E is for The Eye of the World by Robert Jordan. The first book in the Wheel of Time series, possibly the greatest fantasy series I've read. Magic and war meets political intrigue with a whole host of fantastic villains and some amazing young heroes.
F is for The Fandom by Anna Day. Four teens are thrown into a world from their favourite film and book franchise, this debut novel takes a refreshing look at a number of familiar YA tropes and has a lot of fun with them. This book is being published in January, but I was lucky enough to get an ARC signed by Anna.
G is for Good Omens by Neil Gaiman and Terry Pratchett. Two of my favourite authors taking a humorous look at religion, witchcraft, prophecy and the end of the world. If you haven't read this, read it now before the BBC TV series starts. It's brilliant.
H is for The Hunting of the Snark by Lewis Carroll. A long, humorous poem about an expedition by sea to hunt for a strange creature. People have searched for years for some kind of meaning in this poem. Lewis Carroll himself said that he didn't know what it meant, but that didn't mean that it didn't have a deeper meaning. Personally I just love the way it sounds read aloud, and the various monsters. This copy is illustrated beautifully by Chris Riddell.
I is for I, Lucifer by Glen Duncan. Lucifer is given a deal by God, spend a month living a virtuous life in the body of a failed writer and he can come back to Heaven. Lucifer accepts, and then decides to have a month's holiday in human form. This is a wickedly funny and clever novel.
J is for Jingo by Terry Pratchett. I absolutely adore Sir Terry. I was lucky enough to meet him twice on signing tours, and he was the first writer to really get me excited about reading and collecting books. This particular entry into the Discworld series is highly relevant right now, for its themes of casual racism and flag-waving patriotism, all told with his customary blend of humour, cynicism and compassion.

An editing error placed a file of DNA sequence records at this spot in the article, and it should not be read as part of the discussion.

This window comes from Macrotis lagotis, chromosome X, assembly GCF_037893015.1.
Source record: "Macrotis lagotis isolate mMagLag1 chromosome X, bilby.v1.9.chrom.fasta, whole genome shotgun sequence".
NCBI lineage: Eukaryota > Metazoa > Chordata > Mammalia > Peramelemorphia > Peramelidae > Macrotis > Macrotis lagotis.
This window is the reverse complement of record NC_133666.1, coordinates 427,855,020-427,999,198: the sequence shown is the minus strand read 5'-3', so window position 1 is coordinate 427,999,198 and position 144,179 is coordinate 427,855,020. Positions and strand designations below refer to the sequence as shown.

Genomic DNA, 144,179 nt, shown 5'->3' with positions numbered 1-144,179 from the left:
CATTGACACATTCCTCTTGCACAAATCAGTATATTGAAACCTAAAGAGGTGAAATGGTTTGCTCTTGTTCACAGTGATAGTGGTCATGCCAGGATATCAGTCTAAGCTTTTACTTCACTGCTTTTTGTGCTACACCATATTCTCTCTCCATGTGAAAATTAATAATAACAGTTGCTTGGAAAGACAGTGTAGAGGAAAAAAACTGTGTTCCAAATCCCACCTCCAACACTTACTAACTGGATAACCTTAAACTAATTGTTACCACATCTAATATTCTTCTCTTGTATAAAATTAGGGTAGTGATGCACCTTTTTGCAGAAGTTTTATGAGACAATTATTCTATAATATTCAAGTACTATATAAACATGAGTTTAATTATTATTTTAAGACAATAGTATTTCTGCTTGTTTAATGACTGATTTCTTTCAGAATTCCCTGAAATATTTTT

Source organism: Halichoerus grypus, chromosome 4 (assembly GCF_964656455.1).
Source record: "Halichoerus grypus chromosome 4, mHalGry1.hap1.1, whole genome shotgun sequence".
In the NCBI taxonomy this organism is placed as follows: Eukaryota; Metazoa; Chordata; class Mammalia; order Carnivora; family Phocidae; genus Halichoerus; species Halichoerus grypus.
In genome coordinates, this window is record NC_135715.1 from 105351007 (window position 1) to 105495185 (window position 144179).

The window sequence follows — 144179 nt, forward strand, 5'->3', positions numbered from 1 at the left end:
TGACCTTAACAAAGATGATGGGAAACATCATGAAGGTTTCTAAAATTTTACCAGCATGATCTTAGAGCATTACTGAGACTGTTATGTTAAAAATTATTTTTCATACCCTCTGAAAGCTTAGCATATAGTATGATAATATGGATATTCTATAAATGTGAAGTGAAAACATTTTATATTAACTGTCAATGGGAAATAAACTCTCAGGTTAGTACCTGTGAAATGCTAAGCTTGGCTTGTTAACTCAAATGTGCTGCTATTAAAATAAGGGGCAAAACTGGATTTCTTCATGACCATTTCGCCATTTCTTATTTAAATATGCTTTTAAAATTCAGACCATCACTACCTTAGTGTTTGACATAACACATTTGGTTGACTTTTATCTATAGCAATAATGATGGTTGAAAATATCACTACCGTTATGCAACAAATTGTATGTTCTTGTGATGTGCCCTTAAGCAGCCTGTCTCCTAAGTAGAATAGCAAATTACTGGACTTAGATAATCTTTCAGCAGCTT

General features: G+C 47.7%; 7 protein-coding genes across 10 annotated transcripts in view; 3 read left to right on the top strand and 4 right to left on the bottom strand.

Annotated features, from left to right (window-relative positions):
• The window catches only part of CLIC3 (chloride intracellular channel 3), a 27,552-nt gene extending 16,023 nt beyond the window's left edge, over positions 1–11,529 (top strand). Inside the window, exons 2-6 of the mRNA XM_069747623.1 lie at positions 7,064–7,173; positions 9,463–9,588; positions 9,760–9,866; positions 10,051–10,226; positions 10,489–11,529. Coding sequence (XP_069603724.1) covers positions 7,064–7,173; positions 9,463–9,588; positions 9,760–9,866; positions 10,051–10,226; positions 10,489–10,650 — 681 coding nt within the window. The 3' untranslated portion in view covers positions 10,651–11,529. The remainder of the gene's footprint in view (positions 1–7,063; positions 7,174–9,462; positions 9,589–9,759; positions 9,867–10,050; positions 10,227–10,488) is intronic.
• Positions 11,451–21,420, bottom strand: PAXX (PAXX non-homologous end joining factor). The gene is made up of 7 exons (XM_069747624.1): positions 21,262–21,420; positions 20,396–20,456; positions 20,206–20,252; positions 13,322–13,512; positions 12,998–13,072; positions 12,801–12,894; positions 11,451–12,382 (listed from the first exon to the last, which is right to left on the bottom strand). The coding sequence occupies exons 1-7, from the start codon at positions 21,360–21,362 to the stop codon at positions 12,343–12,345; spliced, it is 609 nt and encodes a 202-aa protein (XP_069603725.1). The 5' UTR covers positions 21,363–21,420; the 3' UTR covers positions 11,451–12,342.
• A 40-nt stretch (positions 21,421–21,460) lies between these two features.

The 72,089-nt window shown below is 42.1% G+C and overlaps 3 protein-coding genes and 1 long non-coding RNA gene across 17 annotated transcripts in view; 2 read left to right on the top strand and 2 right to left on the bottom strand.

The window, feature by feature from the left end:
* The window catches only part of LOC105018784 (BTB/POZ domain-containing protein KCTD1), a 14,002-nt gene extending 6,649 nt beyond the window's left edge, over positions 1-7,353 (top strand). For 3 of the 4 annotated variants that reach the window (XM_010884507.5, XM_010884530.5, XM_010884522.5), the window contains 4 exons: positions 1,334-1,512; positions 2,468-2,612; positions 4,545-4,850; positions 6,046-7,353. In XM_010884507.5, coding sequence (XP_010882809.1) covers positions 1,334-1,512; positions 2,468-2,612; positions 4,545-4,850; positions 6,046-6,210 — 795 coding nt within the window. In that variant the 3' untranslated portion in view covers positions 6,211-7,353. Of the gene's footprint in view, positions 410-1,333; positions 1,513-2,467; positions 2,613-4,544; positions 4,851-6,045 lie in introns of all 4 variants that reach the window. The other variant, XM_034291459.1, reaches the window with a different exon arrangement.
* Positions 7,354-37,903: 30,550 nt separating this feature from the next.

K is for Kisscut by Karin Slaughter. I don't read a lot of modern crime fiction, but I do enjoy Karin's novels. They are pretty brutal in places, but her characters are really engaging and there are some real shocks thrown in too.
L is for Labyrinth by Jorges Luis Borges. This is a collection of amazing short stories. The inventiveness that Jorges shows with his concepts is remarkable. The Library of Babel is one of my favourites in this book, a library that doesn't just contain every book ever written, but every book that could ever be written.
M is for Murder Trials by Cicero. I read Ancient History and Archaeology at university, and wrote my dissertation on Cicero. This collection of speeches he gave as a lawyer show what a brilliant orator he was and what a clever mind he had.
N is for The Night Circus by Erin Morgenstern. More magic. This time it's a competition of sorts between two magicians with very different styles of magic, all set in a mysterious travelling circus. This novel is mysterious and beautiful, and the way Erin describes the different parts of the circus really brings it to life.

Right, that's all for today. I'll be talking about O to Z in tomorrow's blog post.

Please let me know what you think, either by commenting below or by contacting me on Twitter at @notsotweets



  1. I love this idea of an A-Z of books and you have some great ones on your list!

    1. Thanks! I can't take any credit for the idea though, that was all Aimee. It was really hard! I found the second part trickier too.

    2. Aimee is a most wonderful human. I think I'd struggle too but I'm excited to see what you have!

  2. This is such a fun idea for a post! I've read none of them 🙈 but I do have a couple on my TBR.
    Amy 💜

    1. It was really fun to do, though I found so many of my favourite books start with the same letters and I was really struggling on others.